I have a friend who is a big reggae fan. Recently, we were chatting about our favorite Toots & the Maytals album, when I casually brought up Bob Marley’s name. My friend had suggested Toots Hibbert as the greatest reggae artist of all time, and I’d countered with Marley. He groaned.

“I can’t go there, man,” he said. “He’s just a poster they sell at the mall for some suburban kid’s dorm-room wall.”

I cried foul, but nonetheless, my friend’s point resonated a few days later, when I was perusing the drink selection at a mini-mart and noticed Marley’s face peering back at me from a can of what purported to be “Marley’s Mellow Mood,” a concoction boasting certain vitamins and minerals that would, I presume, chill you out and get you in the mood for some easy skankin’.

I grinned, grabbed the can and headed for the counter. There, I noticed a display of cigarette lighters emblazoned with Marley’s dreadlocked visage. I bought one of those, too. And no, to answer your question, I have no shame when it comes to this sort of thing. I’m a sucker for it.

Marley would be turning 67 on Wednesday. His message of “One Love” has become a commercial slogan, and his face is everywhere, still. So is my friend right? Is Marley today simply an image, a representative of some vague notion of Rasta-hippie Zen?

I’d like to think not. Just the same, it seems necessary to separate the man and his music from the image beaming back at consumers from the packaging on a soft drink. We need to steal Marley back from the relentless forces of commercialism. He still means too much to let him go.

In Marley’s native Jamaica, the man is certainly more of a spiritual figure than he is a commercial image. An article posted on this week called upon the country’s citizenry to take Marley’s birthday as an opportunity to practice his message of unity. Jamaica’s Living Values Education organization head Sharon Parris-Chambers spoke in the Gleaner article of the continued relevance of Marley’s message of “acceptance, universal brotherhood, forgiveness and respect,” and urged others to practice what Marley preached.

“Jamaica has given birth to one love, a message of unconditional love and acceptance for all,” Parris-Chambers said. “It has been spread throughout the world through the music and vibrations of reggae, a spiritual music that uplifts and empowers.” Marley is widely regarded as reggae’s prime ambassador to the world, and the creation of a music that “uplifts and empowers” must be credited to him. That’s a pretty heavy gig.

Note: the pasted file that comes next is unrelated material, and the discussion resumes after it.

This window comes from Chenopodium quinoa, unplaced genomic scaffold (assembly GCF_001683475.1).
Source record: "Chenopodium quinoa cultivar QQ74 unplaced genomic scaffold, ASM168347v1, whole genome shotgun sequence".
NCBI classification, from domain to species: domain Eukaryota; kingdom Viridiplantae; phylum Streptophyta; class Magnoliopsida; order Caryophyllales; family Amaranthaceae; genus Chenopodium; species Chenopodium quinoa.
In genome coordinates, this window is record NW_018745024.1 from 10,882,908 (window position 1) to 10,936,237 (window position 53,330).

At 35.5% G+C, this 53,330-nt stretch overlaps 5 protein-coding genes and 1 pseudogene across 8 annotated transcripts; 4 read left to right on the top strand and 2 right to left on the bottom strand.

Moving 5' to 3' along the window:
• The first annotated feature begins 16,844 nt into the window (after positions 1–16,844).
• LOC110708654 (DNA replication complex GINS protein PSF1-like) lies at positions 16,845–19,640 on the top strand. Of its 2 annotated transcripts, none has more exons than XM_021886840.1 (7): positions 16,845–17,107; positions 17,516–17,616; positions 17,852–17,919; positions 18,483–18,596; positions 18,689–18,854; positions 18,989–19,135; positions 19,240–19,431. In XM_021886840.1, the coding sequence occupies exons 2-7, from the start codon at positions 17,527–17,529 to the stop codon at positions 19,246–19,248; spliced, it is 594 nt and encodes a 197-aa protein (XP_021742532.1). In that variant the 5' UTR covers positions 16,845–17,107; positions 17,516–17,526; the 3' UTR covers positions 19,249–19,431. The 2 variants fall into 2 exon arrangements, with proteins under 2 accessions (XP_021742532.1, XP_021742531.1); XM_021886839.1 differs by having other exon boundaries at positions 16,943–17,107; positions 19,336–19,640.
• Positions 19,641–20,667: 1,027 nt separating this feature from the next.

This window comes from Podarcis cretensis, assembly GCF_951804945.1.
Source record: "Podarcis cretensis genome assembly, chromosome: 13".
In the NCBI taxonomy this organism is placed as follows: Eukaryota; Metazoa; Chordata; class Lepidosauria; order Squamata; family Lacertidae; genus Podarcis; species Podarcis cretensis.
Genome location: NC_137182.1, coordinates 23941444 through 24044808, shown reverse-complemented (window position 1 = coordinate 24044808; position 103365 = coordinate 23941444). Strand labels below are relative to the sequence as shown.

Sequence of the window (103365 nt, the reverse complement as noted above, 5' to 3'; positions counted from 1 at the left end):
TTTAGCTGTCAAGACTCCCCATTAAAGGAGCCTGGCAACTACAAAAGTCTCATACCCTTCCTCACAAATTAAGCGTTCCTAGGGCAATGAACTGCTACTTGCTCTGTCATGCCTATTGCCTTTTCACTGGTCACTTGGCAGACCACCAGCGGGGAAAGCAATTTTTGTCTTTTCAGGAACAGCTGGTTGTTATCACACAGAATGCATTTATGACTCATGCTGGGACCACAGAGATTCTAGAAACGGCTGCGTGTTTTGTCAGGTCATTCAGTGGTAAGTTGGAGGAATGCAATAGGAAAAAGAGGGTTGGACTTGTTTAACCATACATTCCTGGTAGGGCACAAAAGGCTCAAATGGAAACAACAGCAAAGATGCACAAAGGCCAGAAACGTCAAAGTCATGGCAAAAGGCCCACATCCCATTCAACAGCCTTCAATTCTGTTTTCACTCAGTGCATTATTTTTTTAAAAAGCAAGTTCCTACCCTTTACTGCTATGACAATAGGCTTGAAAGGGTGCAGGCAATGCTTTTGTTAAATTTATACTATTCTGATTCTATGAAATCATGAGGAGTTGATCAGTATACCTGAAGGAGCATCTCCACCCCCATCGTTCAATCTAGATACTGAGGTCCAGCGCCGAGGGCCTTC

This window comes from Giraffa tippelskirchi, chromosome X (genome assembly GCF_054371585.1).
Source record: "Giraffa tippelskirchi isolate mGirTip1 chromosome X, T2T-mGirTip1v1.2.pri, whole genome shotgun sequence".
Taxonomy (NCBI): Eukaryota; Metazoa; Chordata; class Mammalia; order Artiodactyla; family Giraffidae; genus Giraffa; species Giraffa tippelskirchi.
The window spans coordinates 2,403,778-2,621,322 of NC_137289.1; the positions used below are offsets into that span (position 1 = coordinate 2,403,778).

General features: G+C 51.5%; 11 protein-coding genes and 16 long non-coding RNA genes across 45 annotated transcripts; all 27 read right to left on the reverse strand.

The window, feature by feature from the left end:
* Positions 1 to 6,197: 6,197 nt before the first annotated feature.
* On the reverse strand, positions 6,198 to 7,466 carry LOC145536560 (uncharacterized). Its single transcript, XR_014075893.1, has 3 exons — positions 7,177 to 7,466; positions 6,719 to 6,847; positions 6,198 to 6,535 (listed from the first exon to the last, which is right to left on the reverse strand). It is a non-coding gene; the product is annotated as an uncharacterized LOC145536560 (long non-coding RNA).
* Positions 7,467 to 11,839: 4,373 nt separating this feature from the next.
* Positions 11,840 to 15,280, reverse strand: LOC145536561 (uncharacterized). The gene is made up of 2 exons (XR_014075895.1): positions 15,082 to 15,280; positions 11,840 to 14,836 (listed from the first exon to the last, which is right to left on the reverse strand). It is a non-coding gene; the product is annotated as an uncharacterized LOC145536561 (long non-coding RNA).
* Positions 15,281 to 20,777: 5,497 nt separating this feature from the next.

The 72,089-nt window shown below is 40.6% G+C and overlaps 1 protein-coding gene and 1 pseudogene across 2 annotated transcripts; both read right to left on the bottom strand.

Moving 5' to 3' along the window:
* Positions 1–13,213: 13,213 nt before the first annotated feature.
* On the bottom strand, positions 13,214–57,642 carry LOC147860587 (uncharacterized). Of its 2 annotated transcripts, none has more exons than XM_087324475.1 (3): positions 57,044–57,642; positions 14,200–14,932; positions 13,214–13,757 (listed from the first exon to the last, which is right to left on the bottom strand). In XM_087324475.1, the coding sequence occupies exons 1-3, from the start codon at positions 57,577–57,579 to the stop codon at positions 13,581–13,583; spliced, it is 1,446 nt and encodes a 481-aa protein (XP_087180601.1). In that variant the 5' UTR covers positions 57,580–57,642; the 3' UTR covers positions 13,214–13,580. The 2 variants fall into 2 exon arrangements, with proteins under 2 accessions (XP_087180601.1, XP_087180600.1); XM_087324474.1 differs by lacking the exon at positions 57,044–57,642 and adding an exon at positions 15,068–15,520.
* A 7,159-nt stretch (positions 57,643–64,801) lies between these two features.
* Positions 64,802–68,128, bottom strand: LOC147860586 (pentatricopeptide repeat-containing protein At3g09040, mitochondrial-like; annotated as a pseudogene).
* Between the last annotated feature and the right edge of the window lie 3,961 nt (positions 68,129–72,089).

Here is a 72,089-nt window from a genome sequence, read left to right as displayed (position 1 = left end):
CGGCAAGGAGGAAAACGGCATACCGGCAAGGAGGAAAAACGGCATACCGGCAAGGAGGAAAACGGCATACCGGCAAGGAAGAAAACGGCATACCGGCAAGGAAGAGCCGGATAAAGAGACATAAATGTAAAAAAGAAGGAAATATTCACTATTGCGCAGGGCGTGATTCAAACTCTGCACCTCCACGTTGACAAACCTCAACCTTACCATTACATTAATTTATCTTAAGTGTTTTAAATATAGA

Marley preached nonviolence, and he practiced it, too. Jamaica has a gun problem to rival our own, and gang warfare in the streets of Kingston almost claimed Marley’s life. He clung to his pacifism and the tenets of Rastafarianism in the face of these threats to his corporeal being. That should be remembered.

The music, though, is what needs to be celebrated, on Marley’s birthday, and every day.

There’s a reason that no reggae artist rushed into the void created by Marley’s death, that no one has come along to craft reggae music of equal musical heft and sociopolitical-poetic relevance. First of all, Marley came from Motown, doo-wop and even R&B. He had an ear for vocal harmonies, and he had an ear for a hook, and that ability never failed him. With the help of the Barrett brothers – bassist Aston “Family Man” Barrett and drummer Carlton Barrett – Marley crafted the tightest, most soulful and eminently funky rhythm section in the genre. No one has topped it. Listen to live renditions of “Trenchtown Rock,” “Them Belly Full,” “Stir it Up,” “Exodus” – no one is really matching the soulful strut of Marley and the Barretts today.

Marley’s greatest gift may have been the manner in which he was able to marry his message to indelible grooves and simple, efficient and incredibly effective chord progressions. He could take a minor 7 chord and, with the help of the Wailers, vamp on it until the music became trancelike, transportative and transcendent. When this happened, it was as if Marley became a shaman, one capable of urging us to become reacquainted with our own bodies, and to enter that space where mind and body meet and mingle – commonly referred to as “the soul.” Watch a Marley & the Wailers concert performance on YouTube or on DVD, and you’ll see that Marley led by example – he let the music take him “out there” first, and urged those in attendance to follow. This was beyond the conventional notion of “performance” – it was more communal ritual than mere entertainment.

Is it really offensive to see Marley commodified on so many commercial products these days? One doubts he would have approved. That said, if “a kid from the suburbs” wants to put a poster of Marley on his dorm-room wall, isn’t that a good thing? Shouldn’t we encourage the spreading of Marley’s influence to new generations? By any means necessary? I believe we should.

There are two Marley birthday celebrations slated for Buffalo clubs this week. Neville Francis & his Riddim Posse will be joined by the Dreadbeats at 9 p.m. Saturday in Nietzsche’s (248 Allen St.) for an evening of Marley music. And Bob Marley’s FunkyReggae Birthday Party, featuring DJ Universal of Steppin’ Out Sound, takes place at 9 p.m. Wednesday in Duke’s Bohemian Grove Bar (253 Allen St.).